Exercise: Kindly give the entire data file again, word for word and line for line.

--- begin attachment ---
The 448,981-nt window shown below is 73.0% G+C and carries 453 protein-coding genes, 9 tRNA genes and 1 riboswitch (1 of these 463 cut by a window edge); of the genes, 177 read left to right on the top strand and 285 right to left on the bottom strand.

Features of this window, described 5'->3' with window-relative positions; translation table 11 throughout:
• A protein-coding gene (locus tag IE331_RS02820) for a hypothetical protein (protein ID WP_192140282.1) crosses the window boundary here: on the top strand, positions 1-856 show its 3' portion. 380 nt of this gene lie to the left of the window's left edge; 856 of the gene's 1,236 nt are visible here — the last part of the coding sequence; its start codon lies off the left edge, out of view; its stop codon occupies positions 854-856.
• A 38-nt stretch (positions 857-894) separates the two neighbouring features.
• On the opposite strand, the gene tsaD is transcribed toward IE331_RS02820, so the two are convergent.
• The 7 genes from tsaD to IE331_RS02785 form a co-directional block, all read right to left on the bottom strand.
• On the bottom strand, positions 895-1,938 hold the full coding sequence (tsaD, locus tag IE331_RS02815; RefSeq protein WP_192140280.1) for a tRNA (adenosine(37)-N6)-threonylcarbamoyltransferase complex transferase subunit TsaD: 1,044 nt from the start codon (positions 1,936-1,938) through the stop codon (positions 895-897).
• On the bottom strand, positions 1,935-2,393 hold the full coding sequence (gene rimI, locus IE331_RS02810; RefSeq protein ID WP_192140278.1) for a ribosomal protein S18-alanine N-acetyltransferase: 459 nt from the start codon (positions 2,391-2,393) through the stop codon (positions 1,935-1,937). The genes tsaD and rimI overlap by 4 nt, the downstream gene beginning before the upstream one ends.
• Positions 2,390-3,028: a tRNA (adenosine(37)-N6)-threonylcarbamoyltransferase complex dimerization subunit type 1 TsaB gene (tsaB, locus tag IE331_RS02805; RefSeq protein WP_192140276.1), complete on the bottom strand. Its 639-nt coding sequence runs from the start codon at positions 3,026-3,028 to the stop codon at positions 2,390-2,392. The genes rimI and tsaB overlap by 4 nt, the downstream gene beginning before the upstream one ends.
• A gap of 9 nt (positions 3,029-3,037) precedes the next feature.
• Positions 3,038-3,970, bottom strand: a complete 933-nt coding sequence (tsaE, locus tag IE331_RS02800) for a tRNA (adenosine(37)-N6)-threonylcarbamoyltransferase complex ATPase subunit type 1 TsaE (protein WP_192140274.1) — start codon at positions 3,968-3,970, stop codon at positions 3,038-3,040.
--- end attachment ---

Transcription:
The 448,981-nt window shown below is 73.0% G+C and carries 453 protein-coding genes, 9 tRNA genes and 1 riboswitch (1 of these 463 cut by a window edge); of the genes, 177 read left to right on the top strand and 285 right to left on the bottom strand.

Features of this window, described 5'->3' with window-relative positions; translation table 11 throughout:
• A protein-coding gene (locus tag IE331_RS02820) for a hypothetical protein (protein ID WP_192140282.1) crosses the window boundary here: on the top strand, positions 1-856 show its 3' portion. 380 nt of this gene lie to the left of the window's left edge; 856 of the gene's 1,236 nt are visible here — the last part of the coding sequence; its start codon lies off the left edge, out of view; its stop codon occupies positions 854-856.
• A 38-nt stretch (positions 857-894) separates the two neighbouring features.
• On the opposite strand, the gene tsaD is transcribed toward IE331_RS02820, so the two are convergent.
• The 7 genes from tsaD to IE331_RS02785 form a co-directional block, all read right to left on the bottom strand.
• On the bottom strand, positions 895-1,938 hold the full coding sequence (tsaD, locus tag IE331_RS02815; RefSeq protein WP_192140280.1) for a tRNA (adenosine(37)-N6)-threonylcarbamoyltransferase complex transferase subunit TsaD: 1,044 nt from the start codon (positions 1,936-1,938) through the stop codon (positions 895-897).
• On the bottom strand, positions 1,935-2,393 hold the full coding sequence (gene rimI, locus IE331_RS02810; RefSeq protein ID WP_192140278.1) for a ribosomal protein S18-alanine N-acetyltransferase: 459 nt from the start codon (positions 2,391-2,393) through the stop codon (positions 1,935-1,937). The genes tsaD and rimI overlap by 4 nt, the downstream gene beginning before the upstream one ends.
• Positions 2,390-3,028: a tRNA (adenosine(37)-N6)-threonylcarbamoyltransferase complex dimerization subunit type 1 TsaB gene (tsaB, locus tag IE331_RS02805; RefSeq protein WP_192140276.1), complete on the bottom strand. Its 639-nt coding sequence runs from the start codon at positions 3,026-3,028 to the stop codon at positions 2,390-2,392. The genes rimI and tsaB overlap by 4 nt, the downstream gene beginning before the upstream one ends.
• A gap of 9 nt (positions 3,029-3,037) precedes the next feature.
• Positions 3,038-3,970, bottom strand: a complete 933-nt coding sequence (tsaE, locus tag IE331_RS02800) for a tRNA (adenosine(37)-N6)-threonylcarbamoyltransferase complex ATPase subunit type 1 TsaE (protein WP_192140274.1) — start codon at positions 3,968-3,970, stop codon at positions 3,038-3,040.